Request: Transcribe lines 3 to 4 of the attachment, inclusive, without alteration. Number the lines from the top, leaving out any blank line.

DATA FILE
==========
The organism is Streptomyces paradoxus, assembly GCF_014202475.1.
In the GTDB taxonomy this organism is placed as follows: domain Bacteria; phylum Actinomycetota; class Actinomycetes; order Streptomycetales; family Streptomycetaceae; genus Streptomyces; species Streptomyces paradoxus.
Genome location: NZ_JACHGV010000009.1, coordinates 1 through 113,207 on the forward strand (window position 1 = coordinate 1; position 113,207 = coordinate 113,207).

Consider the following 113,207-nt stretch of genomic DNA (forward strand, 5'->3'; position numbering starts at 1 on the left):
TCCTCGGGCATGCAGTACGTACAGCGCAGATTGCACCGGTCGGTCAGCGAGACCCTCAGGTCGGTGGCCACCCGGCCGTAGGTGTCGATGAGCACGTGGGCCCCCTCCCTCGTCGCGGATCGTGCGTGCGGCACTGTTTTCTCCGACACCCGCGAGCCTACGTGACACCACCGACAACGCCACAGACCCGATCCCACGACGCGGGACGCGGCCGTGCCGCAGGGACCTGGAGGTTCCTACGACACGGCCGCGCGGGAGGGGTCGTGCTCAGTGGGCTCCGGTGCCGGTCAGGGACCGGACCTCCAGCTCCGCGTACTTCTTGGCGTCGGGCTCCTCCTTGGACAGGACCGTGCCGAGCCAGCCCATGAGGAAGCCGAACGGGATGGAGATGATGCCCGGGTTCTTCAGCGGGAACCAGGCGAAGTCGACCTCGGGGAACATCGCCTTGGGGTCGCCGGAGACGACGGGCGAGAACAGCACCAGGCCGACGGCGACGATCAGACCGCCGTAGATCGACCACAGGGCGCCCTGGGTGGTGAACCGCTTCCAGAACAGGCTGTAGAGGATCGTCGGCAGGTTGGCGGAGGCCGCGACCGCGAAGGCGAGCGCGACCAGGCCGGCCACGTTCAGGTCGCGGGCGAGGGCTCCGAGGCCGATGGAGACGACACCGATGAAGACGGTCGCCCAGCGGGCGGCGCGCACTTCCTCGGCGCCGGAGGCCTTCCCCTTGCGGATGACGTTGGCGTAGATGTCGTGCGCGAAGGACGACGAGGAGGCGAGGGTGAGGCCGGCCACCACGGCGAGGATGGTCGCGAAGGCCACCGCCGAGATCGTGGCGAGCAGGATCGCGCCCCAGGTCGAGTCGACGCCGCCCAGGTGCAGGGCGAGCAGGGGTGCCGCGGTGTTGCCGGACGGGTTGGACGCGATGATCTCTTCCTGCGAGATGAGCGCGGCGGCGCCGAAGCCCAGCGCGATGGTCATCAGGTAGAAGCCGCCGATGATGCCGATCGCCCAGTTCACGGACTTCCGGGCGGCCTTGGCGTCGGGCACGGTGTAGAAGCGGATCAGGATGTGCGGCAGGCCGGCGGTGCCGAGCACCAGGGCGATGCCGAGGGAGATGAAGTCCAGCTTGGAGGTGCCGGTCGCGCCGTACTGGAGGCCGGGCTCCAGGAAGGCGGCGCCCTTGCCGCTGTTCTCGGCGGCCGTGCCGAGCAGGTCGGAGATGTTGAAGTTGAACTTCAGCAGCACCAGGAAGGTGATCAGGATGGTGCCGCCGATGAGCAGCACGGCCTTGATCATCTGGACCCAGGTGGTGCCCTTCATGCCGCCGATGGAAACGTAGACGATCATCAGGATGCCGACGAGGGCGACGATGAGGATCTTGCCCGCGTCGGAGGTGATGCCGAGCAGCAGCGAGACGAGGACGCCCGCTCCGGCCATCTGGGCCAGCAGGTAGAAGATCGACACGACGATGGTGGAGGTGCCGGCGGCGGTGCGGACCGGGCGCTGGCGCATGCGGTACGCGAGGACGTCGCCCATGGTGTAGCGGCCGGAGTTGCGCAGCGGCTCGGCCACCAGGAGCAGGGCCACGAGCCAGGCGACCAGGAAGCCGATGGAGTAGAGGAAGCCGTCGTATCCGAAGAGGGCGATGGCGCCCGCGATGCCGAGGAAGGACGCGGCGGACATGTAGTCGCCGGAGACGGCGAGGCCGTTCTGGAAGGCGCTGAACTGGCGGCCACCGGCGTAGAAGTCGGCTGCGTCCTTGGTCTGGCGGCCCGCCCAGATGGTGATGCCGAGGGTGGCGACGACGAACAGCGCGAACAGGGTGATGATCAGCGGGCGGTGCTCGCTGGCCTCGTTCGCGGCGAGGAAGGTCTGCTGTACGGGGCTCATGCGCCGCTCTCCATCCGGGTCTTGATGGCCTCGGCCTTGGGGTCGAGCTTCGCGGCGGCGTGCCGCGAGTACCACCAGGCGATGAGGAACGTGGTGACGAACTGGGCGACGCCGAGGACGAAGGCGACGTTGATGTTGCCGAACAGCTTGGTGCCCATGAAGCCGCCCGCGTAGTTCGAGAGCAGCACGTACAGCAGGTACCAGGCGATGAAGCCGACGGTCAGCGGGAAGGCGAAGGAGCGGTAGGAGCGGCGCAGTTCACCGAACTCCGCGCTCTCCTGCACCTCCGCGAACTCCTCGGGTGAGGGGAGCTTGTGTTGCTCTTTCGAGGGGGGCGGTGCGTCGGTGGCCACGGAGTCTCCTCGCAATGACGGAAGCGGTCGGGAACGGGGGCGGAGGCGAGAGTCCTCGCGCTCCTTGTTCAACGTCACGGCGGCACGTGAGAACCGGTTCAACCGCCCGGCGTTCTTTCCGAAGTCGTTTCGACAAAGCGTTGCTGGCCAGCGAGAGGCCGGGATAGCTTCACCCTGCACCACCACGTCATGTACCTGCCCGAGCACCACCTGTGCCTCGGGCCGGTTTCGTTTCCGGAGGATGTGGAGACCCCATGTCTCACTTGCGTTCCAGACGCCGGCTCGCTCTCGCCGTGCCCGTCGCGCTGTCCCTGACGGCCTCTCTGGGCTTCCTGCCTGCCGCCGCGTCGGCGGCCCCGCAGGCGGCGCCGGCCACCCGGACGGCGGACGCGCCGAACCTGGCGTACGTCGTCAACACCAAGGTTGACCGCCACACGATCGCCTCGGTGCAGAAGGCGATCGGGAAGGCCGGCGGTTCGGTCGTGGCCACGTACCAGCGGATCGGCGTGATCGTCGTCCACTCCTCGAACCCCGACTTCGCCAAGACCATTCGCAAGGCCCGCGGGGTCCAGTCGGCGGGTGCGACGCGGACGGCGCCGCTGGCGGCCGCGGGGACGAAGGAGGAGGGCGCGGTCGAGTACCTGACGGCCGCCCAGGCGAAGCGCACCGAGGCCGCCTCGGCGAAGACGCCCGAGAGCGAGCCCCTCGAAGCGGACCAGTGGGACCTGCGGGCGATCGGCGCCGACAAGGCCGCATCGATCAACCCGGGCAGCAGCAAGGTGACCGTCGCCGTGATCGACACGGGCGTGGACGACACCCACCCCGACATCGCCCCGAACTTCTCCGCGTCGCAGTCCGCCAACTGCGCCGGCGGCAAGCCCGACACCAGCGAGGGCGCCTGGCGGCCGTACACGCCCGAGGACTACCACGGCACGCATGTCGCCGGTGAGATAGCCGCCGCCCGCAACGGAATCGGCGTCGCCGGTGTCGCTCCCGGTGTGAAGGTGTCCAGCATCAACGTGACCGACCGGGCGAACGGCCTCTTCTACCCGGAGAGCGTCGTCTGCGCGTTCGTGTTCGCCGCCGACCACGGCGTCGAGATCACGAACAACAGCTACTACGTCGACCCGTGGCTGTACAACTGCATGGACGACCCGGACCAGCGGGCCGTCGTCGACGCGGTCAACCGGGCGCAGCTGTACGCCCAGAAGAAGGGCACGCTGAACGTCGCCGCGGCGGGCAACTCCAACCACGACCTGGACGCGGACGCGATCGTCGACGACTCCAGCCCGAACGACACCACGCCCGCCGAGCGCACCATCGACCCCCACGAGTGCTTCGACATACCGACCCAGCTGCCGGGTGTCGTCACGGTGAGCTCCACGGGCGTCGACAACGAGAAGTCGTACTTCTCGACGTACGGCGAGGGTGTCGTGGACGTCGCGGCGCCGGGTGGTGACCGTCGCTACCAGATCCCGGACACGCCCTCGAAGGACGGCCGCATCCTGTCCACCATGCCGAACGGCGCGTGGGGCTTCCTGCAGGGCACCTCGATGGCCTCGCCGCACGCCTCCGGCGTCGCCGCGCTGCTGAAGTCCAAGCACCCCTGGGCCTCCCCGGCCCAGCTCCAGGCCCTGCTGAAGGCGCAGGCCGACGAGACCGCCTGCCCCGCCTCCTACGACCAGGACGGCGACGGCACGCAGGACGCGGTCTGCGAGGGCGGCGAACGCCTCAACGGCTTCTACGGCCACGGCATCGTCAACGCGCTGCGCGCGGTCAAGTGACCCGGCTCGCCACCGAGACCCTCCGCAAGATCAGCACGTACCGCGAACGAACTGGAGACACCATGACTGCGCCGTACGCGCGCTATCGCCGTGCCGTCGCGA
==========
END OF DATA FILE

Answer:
Genome location: NZ_JACHGV010000009.1, coordinates 1 through 113,207 on the forward strand (window position 1 = coordinate 1; position 113,207 = coordinate 113,207).

Consider the following 113,207-nt stretch of genomic DNA (forward strand, 5'->3'; position numbering starts at 1 on the left):